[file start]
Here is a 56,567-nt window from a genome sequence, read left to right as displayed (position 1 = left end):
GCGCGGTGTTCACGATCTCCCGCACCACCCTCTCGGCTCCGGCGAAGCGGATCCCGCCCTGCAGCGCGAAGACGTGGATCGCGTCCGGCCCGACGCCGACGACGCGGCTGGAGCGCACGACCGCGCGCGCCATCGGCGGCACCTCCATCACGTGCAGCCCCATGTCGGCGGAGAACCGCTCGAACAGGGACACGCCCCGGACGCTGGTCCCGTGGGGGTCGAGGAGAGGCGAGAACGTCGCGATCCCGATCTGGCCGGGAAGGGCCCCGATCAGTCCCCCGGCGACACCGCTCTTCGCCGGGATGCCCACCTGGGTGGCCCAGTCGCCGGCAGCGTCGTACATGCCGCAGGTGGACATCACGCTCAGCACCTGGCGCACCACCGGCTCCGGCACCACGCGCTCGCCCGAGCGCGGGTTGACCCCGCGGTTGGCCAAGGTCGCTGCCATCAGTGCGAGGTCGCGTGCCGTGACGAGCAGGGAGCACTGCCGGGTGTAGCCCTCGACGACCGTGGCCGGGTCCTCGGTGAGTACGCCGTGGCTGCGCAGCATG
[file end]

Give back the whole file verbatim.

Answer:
Here is a 56,567-nt window from a genome sequence, read left to right as displayed (position 1 = left end):
GCGCGGTGTTCACGATCTCCCGCACCACCCTCTCGGCTCCGGCGAAGCGGATCCCGCCCTGCAGCGCGAAGACGTGGATCGCGTCCGGCCCGACGCCGACGACGCGGCTGGAGCGCACGACCGCGCGCGCCATCGGCGGCACCTCCATCACGTGCAGCCCCATGTCGGCGGAGAACCGCTCGAACAGGGACACGCCCCGGACGCTGGTCCCGTGGGGGTCGAGGAGAGGCGAGAACGTCGCGATCCCGATCTGGCCGGGAAGGGCCCCGATCAGTCCCCCGGCGACACCGCTCTTCGCCGGGATGCCCACCTGGGTGGCCCAGTCGCCGGCAGCGTCGTACATGCCGCAGGTGGACATCACGCTCAGCACCTGGCGCACCACCGGCTCCGGCACCACGCGCTCGCCCGAGCGCGGGTTGACCCCGCGGTTGGCCAAGGTCGCTGCCATCAGTGCGAGGTCGCGTGCCGTGACGAGCAGGGAGCACTGCCGGGTGTAGCCCTCGACGACCGTGGCCGGGTCCTCGGTGAGTACGCCGTGGCTGCGCAGCATG